Women have been treated as unequal and far different from men (Majupuria, 1990). These feminists believed that although men were stronger physically than women, women had strengths far much superior in most areas. This made women more suited in life for certain responsibilities. This paper therefore seeks to address women’s role then and now. In so doing, the paper will script a conversation between two notable women from 18th and 19th century (Alice Walker and Isabel Allende) on the roles women should play in the society. In this conversation, the paper will include biographic details of the women, their historical status in the period they lived, the opinion the held during the time they lived on the role women should play in the society, and what they might think about the current roles of women.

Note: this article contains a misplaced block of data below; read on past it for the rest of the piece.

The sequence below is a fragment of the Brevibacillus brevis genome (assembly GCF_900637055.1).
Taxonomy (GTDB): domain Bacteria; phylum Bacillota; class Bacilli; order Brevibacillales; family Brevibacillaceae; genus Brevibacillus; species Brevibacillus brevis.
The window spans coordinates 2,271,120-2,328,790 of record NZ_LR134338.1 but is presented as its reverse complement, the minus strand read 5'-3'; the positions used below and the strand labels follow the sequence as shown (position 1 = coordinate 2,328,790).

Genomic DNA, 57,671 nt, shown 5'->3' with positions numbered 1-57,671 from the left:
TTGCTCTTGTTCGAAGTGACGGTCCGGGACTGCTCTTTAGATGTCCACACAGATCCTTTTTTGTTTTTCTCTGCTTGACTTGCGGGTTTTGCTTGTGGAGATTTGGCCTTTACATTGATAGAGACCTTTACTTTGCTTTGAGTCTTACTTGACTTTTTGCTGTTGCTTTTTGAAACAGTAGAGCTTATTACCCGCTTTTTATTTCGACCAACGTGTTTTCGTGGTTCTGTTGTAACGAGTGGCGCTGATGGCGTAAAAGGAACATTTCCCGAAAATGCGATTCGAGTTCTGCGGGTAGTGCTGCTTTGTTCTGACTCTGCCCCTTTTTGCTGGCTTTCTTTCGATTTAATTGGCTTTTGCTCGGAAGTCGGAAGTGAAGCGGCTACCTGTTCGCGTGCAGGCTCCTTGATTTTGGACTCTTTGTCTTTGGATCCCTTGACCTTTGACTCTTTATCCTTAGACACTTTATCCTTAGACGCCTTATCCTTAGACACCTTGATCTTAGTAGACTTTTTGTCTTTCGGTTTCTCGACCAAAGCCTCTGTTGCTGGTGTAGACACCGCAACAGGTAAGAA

Alice Walker, best referred to as the author of The Color Purple, was Georgia sharecropper’s eighth child. After being blinded in one eye in a childhood accident, she became a valedictorian in her local school. She attended Sarah Lawrence College and Spellman College on scholarships and graduated in 1965. Alice Walker was a volunteer in the 1960 voter registration drive in Georgia, and later worked in Welfare Department in New York City after college. Alice Walker divorced in 1976 from her 1967 marriage. Her first poetic book was released in 1968 and her very first novel just after giving birth to her daughter in 1970. The early novels, poems and short stories of Alice Walker dealt with themes such as violence, rape, racism, women discrimination, sexism, multi generational perspectives, and troubled relationships. Alice Walker became known to a much wider audience in 1982 when The Color Purple came out. This brought both controversy and fame. She was criticized widely for portraying men negatively in The Color Purple. Alice Walker was credited with